(image via Arkham City Wiki...artist unknown)

(note: this is a work in progress...check back soon for more additions.)

As I noted yesterday, as the 2018 midterm election rapidly approaches, there's been a sudden and complete change in strategy when it comes to healthcare policy campaiging by practically every Republican running for office this year. After nearly a decade of doing everything in their power to attack, undermine, sabotage, hack away at, trash and especially repeal the Patient Protection and Affordable Care Act (that's the full title of the law, after all), GOP candidates have suddenly decided that "protecting coverage of pre-existing conditions" is a swell idea after all.

I analysed Kansas' 2019 ACA indy market rate changes back in August. The three carriers were requesting an average increase of around 6.1% (this may be slightly off since I had to estimate the market share for two of the three). State insurance regulators left Blue Cross Blue Shield and Ambetter's rate requests as is, but cut Medica's down by more than half, from a 10.7% increase to just 4.3%:

Premium Rates for Individual and Small Group Markets Individual plan premium rates may vary by age, rating area, family composition and tobacco usage. For example, a person living in Manhattan, KS (rating area 3) may pay a different rate than someone living in Pittsburg, KS (rating area 7) based on the claims data by rating area. A map of the counties included in each rating area is provided on the next page. Kansas is an effective rate review state, which means the actuarial review is conducted by the Kansas Insurance Department. KHIIS (Kansas Health Insurance Information System) claims data is utilized during the rate review process to verify the claims experience submitted by the companies. The following table provides details regarding the average requested rate revisions for companies writing individual policies in Kansas. Rate increases will be partially offset for individuals receiving a premium tax credit.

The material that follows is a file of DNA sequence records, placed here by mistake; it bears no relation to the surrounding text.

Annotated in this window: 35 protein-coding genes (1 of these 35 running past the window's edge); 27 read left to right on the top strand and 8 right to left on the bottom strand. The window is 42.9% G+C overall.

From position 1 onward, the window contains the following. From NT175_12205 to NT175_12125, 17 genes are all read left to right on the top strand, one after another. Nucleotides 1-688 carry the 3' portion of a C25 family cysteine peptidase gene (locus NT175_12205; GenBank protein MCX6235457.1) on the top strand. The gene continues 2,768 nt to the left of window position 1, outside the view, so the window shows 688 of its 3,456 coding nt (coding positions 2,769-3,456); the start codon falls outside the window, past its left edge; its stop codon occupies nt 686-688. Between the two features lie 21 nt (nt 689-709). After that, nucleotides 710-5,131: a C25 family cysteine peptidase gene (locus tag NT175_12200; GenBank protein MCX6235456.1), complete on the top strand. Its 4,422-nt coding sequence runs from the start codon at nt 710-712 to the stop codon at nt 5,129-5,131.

Back in June, Indiana's 3 individual market carriers submitted their requested 2019 ACA rate changes, which averaged around 5.1%. At the time I also pegged the impact of #ACASabotage on 2019 rates (mandate repeal + #ShortAssPlans) at around 13 percentage points.

This week I've found Indiana's approved 2019 rate changes for the individual and small group markets. State regulators cut the overall average increase for the individual market in half, to just 2.6%:

Last month, the Idaho Insurance Department posted the preliminary 2019 ACA individual market rate change requests. They were pretty straightforward, averaging around an 8% increase across the market.

A few days ago, the Idaho DOI issued their final/approved rate changes, knocking a few points off the hikes and bringing the weighted average increase down to 5%: